Trivial Matters (2007)
Written & directed by: Edmond Pang
Nominations at the Taiwan Golden Horse Awards 2008:
Somewhere in what so much look like a joke, a quickie and further proof of Edmond Pang's efficiency, poignancy reigns supreme on paper as your English title totally rings true looking at the seven short stories presented in Trivial Matters (previously published in text form by Pang himself). The quote from the synopsis "...these trivial matters that make us laugh or cry are constantly interrupting us" is not philosophy unheard of before but Pang can quite wonderfully catch us off guard with his thoughts, be it uncomfortable open, sad or funny ones. It's always something different in his statement vs his execution and breaking the vignettes down one by one, where in my sentence above does Trivial Matters land? Or is it all a show reel of sorts, with Pang asking himself and us the quite important question: What can I do and what have I learnt?
Actually, the above is pretty much hogwash because as you open up the special features section on the dvd and jump to the Director's Statement, the appearance of Pang's 7th film (in his 7th year as a director) stems from the fact that he sees troubles in his beloved, local cinema but that Youtube has seen a generation of movie watchers adopt nicely to the drastic change in tones and moods presented before them (good Hong Kong cinema fans then). As a fan of short story anthologies as well, the short stories that may or may not make up a thematic, significant or valuable whole (all by design) to Trivial Matters are:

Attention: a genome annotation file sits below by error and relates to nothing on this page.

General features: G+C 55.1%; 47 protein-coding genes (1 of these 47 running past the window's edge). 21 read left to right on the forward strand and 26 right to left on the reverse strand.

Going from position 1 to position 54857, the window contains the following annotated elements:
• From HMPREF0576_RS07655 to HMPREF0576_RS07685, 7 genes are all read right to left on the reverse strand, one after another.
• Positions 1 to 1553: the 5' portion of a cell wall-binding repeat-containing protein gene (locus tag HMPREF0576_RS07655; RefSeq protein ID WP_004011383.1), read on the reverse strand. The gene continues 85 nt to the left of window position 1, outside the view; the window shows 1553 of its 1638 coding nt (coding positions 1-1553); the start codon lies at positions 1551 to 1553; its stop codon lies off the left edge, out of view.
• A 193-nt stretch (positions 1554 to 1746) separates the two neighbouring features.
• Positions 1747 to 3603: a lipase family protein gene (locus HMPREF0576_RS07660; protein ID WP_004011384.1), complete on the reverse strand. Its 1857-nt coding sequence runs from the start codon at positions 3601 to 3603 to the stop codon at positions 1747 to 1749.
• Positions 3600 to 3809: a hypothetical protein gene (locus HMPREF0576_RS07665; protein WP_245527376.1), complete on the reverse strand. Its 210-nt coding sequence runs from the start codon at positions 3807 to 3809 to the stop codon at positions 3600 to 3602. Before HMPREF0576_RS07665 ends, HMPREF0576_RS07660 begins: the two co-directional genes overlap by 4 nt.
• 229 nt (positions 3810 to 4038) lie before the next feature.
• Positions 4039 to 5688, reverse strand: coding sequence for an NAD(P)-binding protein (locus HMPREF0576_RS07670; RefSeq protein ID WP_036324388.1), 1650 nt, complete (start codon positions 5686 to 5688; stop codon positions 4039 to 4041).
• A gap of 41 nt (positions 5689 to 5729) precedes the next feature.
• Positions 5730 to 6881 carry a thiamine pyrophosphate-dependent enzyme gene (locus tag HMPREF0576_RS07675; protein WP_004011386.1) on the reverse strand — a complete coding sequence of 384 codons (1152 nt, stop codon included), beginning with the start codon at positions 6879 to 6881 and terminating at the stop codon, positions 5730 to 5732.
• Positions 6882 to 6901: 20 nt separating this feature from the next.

Playing out in front of a video camera and in a bedroom, Jan Lam interviews his psychology professor (Chan Fai-Hung) in an up front manner about the dissatisfactory sex life with his wife (Crystal Tin). Roles are turned as Lam probes the quote unquote worldly professor and this at times amusing episode also cuts to the actual sex act, mostly embodied by some younger, prettier specimens for fantasy purposes of Lam's character. Hitting upon points of lack of communication in couples, the odd thoughts and decisions of the male that either stems from inexperience or that the wires aren't properly connected, the short length doesn't make for much of an effect other than we getting a chuckle, Pang simplifying his format and overdoing the sex to the point where it turns as ordinary as it is, for better or worse. I guess it all has its points then.